Anyone else ever wondered how this particular wood boring insect got its morbid name? Does this beetle perhaps like to preside over funerals or the dying?
Well, I have heard that this beetle used to be found in hospitals and churches back in the day when timber constructed buildings were very common. It is said that patients could even hear (hospitals must have been very quiet back then) the tapping sound of the Death watch beetle (Xestobium rufovillosum).
During quiet, sleepless nights their tapping sound could fill the night air, leading some superstitious folk to believe that the presence of this beetle signalled impending death.
In reality this tapping sound is used to attract a mate and is created by the beetle banging its head (some say it uses its jaw) against the walls of the tunnels it creates in the timber – gives a whole new meaning to head-banging, doesn’t it?
Even the Jerusalem Chamber in Westminster Abbey has had a run in with the Death watch beetle. The roof of this particular chamber, originally built during the reign of King Richard II in the 14th century, had to be repaired in the 1950s due to beetle damage.
Apart from the Death watch beetle, which is a native British insect, the Common Furniture beetle, is another common wood boring insect. As the name suggests, this pest is known to infest wood furniture.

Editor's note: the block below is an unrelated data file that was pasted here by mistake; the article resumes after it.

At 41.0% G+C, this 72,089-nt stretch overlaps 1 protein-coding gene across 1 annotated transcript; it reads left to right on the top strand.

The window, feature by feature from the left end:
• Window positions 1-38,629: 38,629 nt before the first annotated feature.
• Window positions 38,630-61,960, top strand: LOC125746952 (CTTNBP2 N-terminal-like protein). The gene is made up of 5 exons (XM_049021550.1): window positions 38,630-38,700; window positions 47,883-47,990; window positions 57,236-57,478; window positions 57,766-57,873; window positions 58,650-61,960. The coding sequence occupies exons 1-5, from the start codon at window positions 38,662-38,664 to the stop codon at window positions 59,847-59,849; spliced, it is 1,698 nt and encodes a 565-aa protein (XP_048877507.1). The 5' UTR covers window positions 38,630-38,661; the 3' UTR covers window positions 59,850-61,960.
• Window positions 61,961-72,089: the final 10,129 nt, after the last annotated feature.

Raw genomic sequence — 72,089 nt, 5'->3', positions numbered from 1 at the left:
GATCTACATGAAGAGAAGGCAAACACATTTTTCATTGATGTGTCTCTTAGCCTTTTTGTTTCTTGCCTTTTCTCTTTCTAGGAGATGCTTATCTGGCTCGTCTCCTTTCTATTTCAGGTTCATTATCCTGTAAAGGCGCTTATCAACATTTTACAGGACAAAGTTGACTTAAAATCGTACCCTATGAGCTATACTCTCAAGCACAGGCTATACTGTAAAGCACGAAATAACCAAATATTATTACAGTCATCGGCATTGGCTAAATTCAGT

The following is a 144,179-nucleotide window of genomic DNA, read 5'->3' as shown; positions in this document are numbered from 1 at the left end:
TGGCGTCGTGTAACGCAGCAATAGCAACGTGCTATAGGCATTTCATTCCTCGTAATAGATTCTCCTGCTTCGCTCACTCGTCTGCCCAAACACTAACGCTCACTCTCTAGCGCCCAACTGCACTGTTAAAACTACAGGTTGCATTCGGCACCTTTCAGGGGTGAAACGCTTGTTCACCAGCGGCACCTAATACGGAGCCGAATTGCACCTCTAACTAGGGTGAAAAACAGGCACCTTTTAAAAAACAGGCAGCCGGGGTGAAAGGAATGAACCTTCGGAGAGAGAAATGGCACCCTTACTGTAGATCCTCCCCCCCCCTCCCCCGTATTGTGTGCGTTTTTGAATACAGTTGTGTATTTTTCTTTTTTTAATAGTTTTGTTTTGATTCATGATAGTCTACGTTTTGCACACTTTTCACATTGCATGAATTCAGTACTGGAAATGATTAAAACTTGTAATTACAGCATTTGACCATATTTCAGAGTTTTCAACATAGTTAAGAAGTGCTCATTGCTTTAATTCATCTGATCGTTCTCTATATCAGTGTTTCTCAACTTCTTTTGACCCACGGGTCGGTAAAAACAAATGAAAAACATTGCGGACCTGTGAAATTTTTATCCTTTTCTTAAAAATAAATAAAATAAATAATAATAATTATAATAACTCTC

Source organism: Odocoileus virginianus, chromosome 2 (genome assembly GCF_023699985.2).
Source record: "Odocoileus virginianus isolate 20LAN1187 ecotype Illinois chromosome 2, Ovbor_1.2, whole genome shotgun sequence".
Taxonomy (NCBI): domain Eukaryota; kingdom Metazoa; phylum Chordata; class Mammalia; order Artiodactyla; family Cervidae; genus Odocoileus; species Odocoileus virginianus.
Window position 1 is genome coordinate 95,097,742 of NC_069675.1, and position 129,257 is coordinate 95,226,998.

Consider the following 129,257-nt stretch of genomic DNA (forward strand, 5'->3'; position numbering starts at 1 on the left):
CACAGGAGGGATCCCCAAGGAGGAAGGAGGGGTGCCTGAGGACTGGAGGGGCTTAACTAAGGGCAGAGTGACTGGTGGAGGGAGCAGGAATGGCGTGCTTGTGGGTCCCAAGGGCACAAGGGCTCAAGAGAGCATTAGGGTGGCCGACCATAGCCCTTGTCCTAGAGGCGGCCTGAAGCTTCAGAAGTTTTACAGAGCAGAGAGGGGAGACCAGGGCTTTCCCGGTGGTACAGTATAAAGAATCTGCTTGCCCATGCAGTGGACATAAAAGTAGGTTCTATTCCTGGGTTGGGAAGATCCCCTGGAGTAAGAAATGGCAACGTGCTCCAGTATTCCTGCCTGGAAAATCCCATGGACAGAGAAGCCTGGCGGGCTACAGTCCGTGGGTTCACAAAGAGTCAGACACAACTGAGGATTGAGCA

Wood boring insects are seasonal pests, emerging each year from timber as the weather warms up from April to September. Within buildings the Death watch beetle has a particular penchant for oak timber. Once they have emerged, their sole aim is to find a mate and lay eggs (as much as 40 to 70 eggs at a time) in suitable undisturbed timber.
The moisture content of the timber has to be just right for it to be a suitable host for the eggs. The adult beetles usually die approximately 10 days after laying the eggs.
By the way, is Deathwatch supposed to be written as one or two words? Anyone know?
I have always wondered where the Death Watch beetle got its name from! I suppose it was quite worrying in the old days, lying in bed ill, listening to a tap, tap, tap.
There is a short story by Edgar Ellen Poe called The Tell-Tale Heart, which some believe may have a reference to the death watch beetle. In this story, the main character seems to be driven mad by an incessant tapping sound, which he thinks is the beating heart of the man he has murdered and hidden under floorboards. However, some reviews of his works suggest that in fact it could have been the tapping soundcaused by the death watch beetle rather than a beating heart – seems much more likely to me too.
Looking at the Google timeline search of instances of “deathwatch beetle” and “death watch beetle” deathwatch looks like a later contraction. The use of the term in the Rentokil library changes over time too, the first edition of “The Insect Factor in Wood Decay” by Norman Hickin refers to it as death-watch, but by the third edition in 1975 it has changed to death watch.
Incidentally: they bang their heads on the surface of the timber, not inside their tunnels. Not all wood-boring insects are seasonal either, but the anobiids (death watch and furniture beetle are from the same family) certainly are.
Here’s an enlargement of a photo I recently posted to twitpic.
We found a lot of felled trees whilst on a recent walk in the country, a lot of the wood had holes like this, presumably from Wood Boring Insects.. They really went to town on this piece!